Tuesday, 11 November 2014

Blasphemy or creativity?

It was one of those days when my six-year-old daughter keeps whining: “I'm bored! I've nothing to do! Play with me!” Sometimes I can persuade her to listen to a story or we do some drawing or colouring, but unless I make a suggestion quickly, I'll end up playing house with her. And every time (every single time!) I get to be the mother and I get to cook. Come on, that's what I do anyway, every day!

So what do you do to keep things interesting for both of you? Witness the miraculous powers of chocolate... works every time, in any situation!

My suggestion, “Let's make some chocolates!” was met with boundless enthusiasm, manifested in happy shrieks, hand-clapping and a little dance. Well, we didn't actually make chocolate. We didn't have the ingredients. But I took out all the leftover chocolates – the sad, odd extra pieces, the bits and slivers that are born when chocolate refuses to break into neat pieces or when the squares can't be divided equally. I normally use them in baking (chocolate chip muffins etc.), but now I just melted the whole lot and blended it all together. This is probably the part that would be frowned upon by every chocolate connoisseur and would make them cry sacrilege... but I thought we were being rather creative! And thanks to this idea, no chocolate was wasted. Thus, a tragedy avoided.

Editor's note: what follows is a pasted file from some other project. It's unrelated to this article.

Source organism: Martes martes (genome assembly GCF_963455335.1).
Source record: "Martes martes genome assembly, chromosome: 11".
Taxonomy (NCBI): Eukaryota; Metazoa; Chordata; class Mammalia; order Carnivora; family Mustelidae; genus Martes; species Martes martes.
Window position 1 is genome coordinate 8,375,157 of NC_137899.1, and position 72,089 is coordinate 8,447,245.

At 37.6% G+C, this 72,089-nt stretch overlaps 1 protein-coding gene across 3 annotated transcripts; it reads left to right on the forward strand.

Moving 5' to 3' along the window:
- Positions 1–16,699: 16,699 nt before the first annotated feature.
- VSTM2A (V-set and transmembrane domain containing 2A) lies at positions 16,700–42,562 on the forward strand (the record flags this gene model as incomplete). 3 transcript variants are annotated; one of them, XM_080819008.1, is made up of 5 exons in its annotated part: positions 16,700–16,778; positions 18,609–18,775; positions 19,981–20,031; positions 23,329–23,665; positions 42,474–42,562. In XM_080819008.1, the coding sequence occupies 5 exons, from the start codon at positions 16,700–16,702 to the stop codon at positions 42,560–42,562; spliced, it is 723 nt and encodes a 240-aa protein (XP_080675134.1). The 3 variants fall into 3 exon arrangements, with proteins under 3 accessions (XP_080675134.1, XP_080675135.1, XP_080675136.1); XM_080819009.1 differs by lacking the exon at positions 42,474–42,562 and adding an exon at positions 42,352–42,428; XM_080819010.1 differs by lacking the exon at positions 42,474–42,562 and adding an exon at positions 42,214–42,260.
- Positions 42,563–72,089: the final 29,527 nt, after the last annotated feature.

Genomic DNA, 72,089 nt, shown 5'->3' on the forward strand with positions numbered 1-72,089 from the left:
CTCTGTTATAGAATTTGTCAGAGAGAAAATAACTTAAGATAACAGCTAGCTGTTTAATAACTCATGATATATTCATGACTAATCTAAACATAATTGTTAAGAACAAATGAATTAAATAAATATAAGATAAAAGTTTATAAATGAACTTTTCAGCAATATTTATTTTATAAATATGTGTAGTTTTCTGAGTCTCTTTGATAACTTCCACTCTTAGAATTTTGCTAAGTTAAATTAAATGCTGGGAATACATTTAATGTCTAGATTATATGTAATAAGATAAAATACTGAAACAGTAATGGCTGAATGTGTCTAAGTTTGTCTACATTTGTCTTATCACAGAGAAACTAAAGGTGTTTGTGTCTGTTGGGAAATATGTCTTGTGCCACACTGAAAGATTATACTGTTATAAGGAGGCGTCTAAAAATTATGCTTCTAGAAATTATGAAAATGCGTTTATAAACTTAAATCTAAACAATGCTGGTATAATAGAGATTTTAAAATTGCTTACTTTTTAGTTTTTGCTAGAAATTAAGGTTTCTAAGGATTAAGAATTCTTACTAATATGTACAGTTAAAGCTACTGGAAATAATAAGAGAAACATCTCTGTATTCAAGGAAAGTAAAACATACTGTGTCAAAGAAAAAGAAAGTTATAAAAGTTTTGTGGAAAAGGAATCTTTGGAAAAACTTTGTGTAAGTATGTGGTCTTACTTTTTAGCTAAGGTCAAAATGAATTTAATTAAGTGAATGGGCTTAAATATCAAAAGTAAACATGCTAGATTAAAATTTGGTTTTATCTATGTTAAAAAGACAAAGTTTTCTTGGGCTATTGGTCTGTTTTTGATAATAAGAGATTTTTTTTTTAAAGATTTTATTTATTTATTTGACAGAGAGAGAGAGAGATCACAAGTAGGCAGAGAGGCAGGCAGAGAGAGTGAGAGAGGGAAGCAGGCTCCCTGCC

I let my daughter pour the molten chocolate into tiny moulds, chopped up a few leftover pieces of white chocolate and “pink” chocolate (raspberry flavoured white chocolate) and let her decorate the pieces with those. I thought that there'd be chocolate splattered all over the kitchen when we finished, but she surprised me with her attention to detail and the precision and care with which she worked. And that was not only when she got to lick the mixing bowl and all the utensils... The chocolates turned out pretty and yummy and, most importantly, nobody was bored. :)

Friday, 7 November 2014

Reading, dreaming... or, Reading Quirks, Part 3

Image from the Facebook page of "Grammarly"

A good book is a book you don't want to put down, right? But a great book is a book that makes you want to close your eyes and dream... and dream... What I mean is that, for me, those really great books are the ones that give me materials for my dreams. And that includes both the dreams we have when we sleep (I love it when characters from a book invade my dreams!) and daydreams. Anything else interrupting a session with a great book is irritating, but these dreams and musings I actually love!